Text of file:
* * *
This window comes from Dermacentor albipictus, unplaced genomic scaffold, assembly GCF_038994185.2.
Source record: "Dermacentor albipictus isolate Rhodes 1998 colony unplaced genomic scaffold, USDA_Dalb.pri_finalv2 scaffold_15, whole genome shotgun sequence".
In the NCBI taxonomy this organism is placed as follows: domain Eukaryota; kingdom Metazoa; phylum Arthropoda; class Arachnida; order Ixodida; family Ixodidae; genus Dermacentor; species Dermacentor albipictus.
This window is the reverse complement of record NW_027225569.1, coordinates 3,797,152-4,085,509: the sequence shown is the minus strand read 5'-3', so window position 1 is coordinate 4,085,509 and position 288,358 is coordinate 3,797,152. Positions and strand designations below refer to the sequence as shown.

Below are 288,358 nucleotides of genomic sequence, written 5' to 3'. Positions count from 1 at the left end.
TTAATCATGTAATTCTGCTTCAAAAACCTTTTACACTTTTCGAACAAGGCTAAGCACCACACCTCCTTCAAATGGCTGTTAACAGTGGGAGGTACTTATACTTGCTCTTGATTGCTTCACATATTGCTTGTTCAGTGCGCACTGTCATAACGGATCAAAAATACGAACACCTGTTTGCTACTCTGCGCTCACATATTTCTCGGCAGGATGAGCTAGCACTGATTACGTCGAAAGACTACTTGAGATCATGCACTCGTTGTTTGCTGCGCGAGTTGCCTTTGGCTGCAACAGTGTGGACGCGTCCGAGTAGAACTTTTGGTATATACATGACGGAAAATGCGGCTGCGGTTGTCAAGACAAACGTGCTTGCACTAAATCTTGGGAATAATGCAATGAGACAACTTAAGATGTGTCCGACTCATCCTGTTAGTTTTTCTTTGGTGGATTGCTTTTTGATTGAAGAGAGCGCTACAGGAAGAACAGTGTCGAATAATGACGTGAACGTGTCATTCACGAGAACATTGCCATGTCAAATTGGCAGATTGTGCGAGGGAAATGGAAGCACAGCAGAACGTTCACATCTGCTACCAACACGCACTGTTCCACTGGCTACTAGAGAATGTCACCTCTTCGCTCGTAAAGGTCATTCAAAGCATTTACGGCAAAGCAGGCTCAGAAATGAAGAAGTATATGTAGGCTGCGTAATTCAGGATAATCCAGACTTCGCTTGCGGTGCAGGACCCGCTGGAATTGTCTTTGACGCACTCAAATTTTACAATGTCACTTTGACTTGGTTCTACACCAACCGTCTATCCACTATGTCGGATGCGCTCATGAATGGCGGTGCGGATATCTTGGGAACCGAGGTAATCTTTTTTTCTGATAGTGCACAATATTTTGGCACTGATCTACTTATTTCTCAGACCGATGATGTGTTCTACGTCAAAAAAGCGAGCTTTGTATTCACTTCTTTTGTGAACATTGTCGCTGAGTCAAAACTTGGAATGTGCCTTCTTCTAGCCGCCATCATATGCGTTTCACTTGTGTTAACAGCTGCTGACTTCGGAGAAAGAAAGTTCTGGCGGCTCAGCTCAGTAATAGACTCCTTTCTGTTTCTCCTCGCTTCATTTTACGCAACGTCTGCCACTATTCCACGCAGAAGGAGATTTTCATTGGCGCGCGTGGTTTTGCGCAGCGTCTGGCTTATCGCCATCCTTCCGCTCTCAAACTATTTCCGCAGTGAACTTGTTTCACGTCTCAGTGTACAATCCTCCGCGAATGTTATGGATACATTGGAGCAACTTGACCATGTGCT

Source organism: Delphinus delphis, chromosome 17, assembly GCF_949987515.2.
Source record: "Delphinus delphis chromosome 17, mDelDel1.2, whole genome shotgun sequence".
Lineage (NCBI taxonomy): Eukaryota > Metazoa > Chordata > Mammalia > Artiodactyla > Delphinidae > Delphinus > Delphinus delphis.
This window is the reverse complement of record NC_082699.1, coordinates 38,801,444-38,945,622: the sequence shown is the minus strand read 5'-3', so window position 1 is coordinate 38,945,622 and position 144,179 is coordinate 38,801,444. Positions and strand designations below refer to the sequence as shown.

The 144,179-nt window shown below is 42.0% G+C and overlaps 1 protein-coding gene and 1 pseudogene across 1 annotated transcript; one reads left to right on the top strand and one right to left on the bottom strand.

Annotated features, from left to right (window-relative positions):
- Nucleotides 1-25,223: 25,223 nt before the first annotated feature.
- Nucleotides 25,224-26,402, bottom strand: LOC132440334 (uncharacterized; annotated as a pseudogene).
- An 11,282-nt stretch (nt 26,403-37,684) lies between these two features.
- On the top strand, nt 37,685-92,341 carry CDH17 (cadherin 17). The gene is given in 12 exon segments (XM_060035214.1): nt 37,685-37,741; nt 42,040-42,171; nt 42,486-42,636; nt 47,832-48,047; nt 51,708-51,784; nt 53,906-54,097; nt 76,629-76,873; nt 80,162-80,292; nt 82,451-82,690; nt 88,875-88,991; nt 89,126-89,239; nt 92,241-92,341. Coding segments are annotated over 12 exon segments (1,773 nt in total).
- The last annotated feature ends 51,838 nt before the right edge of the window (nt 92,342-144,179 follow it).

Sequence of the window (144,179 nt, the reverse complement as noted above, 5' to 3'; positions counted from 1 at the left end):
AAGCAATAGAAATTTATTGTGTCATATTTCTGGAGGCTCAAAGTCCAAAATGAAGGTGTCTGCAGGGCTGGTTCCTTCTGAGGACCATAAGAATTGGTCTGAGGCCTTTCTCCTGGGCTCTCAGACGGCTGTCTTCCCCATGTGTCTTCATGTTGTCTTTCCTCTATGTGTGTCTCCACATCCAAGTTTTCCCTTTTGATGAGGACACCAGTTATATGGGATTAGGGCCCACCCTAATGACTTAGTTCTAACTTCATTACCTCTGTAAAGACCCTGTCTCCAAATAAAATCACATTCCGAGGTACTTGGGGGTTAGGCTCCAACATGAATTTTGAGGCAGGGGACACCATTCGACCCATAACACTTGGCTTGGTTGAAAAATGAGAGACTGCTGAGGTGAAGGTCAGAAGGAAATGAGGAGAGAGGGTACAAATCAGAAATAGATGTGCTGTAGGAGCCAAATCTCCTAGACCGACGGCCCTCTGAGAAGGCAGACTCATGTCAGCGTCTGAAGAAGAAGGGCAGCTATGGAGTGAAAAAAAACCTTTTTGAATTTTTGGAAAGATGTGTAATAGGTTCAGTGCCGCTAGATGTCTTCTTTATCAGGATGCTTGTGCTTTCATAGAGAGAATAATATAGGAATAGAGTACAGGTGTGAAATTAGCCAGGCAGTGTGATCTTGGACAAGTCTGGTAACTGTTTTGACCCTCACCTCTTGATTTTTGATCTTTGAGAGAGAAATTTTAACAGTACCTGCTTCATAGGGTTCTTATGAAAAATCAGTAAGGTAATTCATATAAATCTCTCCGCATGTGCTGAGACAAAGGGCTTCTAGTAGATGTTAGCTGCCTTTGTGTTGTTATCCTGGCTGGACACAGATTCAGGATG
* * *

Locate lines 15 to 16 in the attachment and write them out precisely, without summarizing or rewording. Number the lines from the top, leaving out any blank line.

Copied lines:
- An 11,282-nt stretch (nt 26,403-37,684) lies between these two features.
- On the top strand, nt 37,685-92,341 carry CDH17 (cadherin 17). The gene is given in 12 exon segments (XM_060035214.1): nt 37,685-37,741; nt 42,040-42,171; nt 42,486-42,636; nt 47,832-48,047; nt 51,708-51,784; nt 53,906-54,097; nt 76,629-76,873; nt 80,162-80,292; nt 82,451-82,690; nt 88,875-88,991; nt 89,126-89,239; nt 92,241-92,341. Coding segments are annotated over 12 exon segments (1,773 nt in total).